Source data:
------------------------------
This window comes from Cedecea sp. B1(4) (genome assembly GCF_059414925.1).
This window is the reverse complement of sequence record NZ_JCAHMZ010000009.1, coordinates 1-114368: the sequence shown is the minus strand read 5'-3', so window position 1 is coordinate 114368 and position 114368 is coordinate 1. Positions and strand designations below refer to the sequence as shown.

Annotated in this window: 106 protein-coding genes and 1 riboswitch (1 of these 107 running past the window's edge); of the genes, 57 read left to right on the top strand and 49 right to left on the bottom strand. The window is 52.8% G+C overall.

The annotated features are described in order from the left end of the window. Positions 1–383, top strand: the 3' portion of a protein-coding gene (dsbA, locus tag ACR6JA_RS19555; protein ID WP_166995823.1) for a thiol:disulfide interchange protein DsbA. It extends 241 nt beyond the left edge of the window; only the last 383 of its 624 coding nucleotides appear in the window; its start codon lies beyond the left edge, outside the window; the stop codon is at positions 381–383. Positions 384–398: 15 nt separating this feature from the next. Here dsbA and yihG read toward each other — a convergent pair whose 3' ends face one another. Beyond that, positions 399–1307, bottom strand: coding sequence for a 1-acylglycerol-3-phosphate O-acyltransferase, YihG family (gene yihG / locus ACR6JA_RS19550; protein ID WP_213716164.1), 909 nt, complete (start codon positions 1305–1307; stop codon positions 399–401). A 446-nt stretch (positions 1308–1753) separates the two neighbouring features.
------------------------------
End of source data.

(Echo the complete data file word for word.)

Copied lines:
This window comes from Cedecea sp. B1(4) (genome assembly GCF_059414925.1).
This window is the reverse complement of sequence record NZ_JCAHMZ010000009.1, coordinates 1-114368: the sequence shown is the minus strand read 5'-3', so window position 1 is coordinate 114368 and position 114368 is coordinate 1. Positions and strand designations below refer to the sequence as shown.

Annotated in this window: 106 protein-coding genes and 1 riboswitch (1 of these 107 running past the window's edge); of the genes, 57 read left to right on the top strand and 49 right to left on the bottom strand. The window is 52.8% G+C overall.

The annotated features are described in order from the left end of the window. Positions 1–383, top strand: the 3' portion of a protein-coding gene (dsbA, locus tag ACR6JA_RS19555; protein ID WP_166995823.1) for a thiol:disulfide interchange protein DsbA. It extends 241 nt beyond the left edge of the window; only the last 383 of its 624 coding nucleotides appear in the window; its start codon lies beyond the left edge, outside the window; the stop codon is at positions 381–383. Positions 384–398: 15 nt separating this feature from the next. Here dsbA and yihG read toward each other — a convergent pair whose 3' ends face one another. Beyond that, positions 399–1307, bottom strand: coding sequence for a 1-acylglycerol-3-phosphate O-acyltransferase, YihG family (gene yihG / locus ACR6JA_RS19550; protein ID WP_213716164.1), 909 nt, complete (start codon positions 1305–1307; stop codon positions 399–401). A 446-nt stretch (positions 1308–1753) separates the two neighbouring features.